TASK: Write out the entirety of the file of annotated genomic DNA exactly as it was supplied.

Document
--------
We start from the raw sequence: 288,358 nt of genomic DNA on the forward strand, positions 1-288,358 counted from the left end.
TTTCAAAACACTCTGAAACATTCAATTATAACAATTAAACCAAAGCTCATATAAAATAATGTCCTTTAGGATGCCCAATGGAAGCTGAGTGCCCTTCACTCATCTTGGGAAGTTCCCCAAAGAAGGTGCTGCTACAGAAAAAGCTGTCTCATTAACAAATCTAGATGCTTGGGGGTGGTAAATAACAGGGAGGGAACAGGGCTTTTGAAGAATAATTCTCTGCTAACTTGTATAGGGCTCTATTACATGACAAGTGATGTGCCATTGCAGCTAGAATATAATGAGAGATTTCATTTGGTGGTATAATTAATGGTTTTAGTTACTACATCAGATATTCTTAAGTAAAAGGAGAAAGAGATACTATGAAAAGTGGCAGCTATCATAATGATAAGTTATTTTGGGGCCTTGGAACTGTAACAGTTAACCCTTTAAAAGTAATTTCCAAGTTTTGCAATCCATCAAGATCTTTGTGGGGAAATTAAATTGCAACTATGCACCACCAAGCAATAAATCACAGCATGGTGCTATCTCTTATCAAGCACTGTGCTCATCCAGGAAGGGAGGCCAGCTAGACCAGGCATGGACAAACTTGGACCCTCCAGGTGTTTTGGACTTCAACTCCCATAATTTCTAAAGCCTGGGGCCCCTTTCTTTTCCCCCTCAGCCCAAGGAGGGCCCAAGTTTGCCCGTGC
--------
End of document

We start from the raw sequence: 288,358 nt of genomic DNA on the forward strand, positions 1-288,358 counted from the left end.
TTTCAAAACACTCTGAAACATTCAATTATAACAATTAAACCAAAGCTCATATAAAATAATGTCCTTTAGGATGCCCAATGGAAGCTGAGTGCCCTTCACTCATCTTGGGAAGTTCCCCAAAGAAGGTGCTGCTACAGAAAAAGCTGTCTCATTAACAAATCTAGATGCTTGGGGGTGGTAAATAACAGGGAGGGAACAGGGCTTTTGAAGAATAATTCTCTGCTAACTTGTATAGGGCTCTATTACATGACAAGTGATGTGCCATTGCAGCTAGAATATAATGAGAGATTTCATTTGGTGGTATAATTAATGGTTTTAGTTACTACATCAGATATTCTTAAGTAAAAGGAGAAAGAGATACTATGAAAAGTGGCAGCTATCATAATGATAAGTTATTTTGGGGCCTTGGAACTGTAACAGTTAACCCTTTAAAAGTAATTTCCAAGTTTTGCAATCCATCAAGATCTTTGTGGGGAAATTAAATTGCAACTATGCACCACCAAGCAATAAATCACAGCATGGTGCTATCTCTTATCAAGCACTGTGCTCATCCAGGAAGGGAGGCCAGCTAGACCAGGCATGGACAAACTTGGACCCTCCAGGTGTTTTGGACTTCAACTCCCATAATTTCTAAAGCCTGGGGCCCCTTTCTTTTCCCCCTCAGCCCAAGGAGGGCCCAAGTTTGCCCGTGC